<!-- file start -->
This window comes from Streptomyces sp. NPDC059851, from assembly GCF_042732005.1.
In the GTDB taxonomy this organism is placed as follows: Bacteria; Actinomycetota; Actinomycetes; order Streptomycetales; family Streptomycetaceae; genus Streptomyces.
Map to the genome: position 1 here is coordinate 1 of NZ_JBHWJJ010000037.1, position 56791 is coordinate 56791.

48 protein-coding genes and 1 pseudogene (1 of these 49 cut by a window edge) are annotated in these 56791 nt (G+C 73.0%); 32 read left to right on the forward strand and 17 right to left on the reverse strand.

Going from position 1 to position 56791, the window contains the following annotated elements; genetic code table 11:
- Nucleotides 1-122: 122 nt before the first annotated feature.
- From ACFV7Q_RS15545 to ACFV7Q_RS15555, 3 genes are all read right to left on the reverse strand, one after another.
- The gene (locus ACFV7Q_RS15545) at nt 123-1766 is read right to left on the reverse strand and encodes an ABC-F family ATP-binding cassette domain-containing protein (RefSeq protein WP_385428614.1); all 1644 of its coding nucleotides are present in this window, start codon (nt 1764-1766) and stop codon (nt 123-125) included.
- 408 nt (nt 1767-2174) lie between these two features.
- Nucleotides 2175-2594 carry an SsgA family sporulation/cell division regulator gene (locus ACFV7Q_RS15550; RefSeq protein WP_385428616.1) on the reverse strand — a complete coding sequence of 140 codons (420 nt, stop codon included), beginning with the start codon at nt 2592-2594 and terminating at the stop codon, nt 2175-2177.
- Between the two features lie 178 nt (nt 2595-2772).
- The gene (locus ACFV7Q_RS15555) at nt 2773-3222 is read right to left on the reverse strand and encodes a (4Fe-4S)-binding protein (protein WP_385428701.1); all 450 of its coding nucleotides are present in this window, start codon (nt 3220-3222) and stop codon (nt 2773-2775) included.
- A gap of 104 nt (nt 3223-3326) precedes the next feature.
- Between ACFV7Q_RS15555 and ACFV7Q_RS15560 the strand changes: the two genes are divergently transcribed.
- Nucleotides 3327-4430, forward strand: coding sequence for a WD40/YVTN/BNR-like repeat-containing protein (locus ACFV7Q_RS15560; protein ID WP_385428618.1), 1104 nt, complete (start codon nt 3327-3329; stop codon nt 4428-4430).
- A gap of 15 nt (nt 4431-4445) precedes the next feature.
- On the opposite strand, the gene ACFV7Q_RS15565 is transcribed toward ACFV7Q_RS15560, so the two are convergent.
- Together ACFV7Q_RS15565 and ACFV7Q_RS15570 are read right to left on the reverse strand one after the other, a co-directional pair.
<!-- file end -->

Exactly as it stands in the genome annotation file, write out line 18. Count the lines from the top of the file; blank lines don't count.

- Together ACFV7Q_RS15565 and ACFV7Q_RS15570 are read right to left on the reverse strand one after the other, a co-directional pair.